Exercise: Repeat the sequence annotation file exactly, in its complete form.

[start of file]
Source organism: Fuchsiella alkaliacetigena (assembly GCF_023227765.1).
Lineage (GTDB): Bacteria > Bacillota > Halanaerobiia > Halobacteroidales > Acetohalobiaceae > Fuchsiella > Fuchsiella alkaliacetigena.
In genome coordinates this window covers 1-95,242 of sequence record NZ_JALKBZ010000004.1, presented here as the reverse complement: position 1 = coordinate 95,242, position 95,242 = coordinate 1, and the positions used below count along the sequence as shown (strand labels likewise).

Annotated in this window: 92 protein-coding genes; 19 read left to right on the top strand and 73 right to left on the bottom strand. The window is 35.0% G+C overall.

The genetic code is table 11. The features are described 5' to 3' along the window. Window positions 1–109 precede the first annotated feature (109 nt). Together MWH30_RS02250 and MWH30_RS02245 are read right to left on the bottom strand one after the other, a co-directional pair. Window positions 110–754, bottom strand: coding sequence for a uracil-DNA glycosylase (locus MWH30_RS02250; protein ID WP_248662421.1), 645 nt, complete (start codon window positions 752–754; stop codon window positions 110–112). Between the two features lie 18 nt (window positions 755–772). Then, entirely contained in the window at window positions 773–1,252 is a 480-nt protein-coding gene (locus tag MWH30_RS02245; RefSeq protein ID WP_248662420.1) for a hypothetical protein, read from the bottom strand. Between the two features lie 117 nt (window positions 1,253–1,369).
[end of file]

Source organism: Fuchsiella alkaliacetigena (assembly GCF_023227765.1).
Lineage (GTDB): Bacteria > Bacillota > Halanaerobiia > Halobacteroidales > Acetohalobiaceae > Fuchsiella > Fuchsiella alkaliacetigena.
In genome coordinates this window covers 1-95,242 of sequence record NZ_JALKBZ010000004.1, presented here as the reverse complement: position 1 = coordinate 95,242, position 95,242 = coordinate 1, and the positions used below count along the sequence as shown (strand labels likewise).

Annotated in this window: 92 protein-coding genes; 19 read left to right on the top strand and 73 right to left on the bottom strand. The window is 35.0% G+C overall.

The genetic code is table 11. The features are described 5' to 3' along the window. Window positions 1–109 precede the first annotated feature (109 nt). Together MWH30_RS02250 and MWH30_RS02245 are read right to left on the bottom strand one after the other, a co-directional pair. Window positions 110–754, bottom strand: coding sequence for a uracil-DNA glycosylase (locus MWH30_RS02250; protein ID WP_248662421.1), 645 nt, complete (start codon window positions 752–754; stop codon window positions 110–112). Between the two features lie 18 nt (window positions 755–772). Then, entirely contained in the window at window positions 773–1,252 is a 480-nt protein-coding gene (locus tag MWH30_RS02245; RefSeq protein ID WP_248662420.1) for a hypothetical protein, read from the bottom strand. Between the two features lie 117 nt (window positions 1,253–1,369).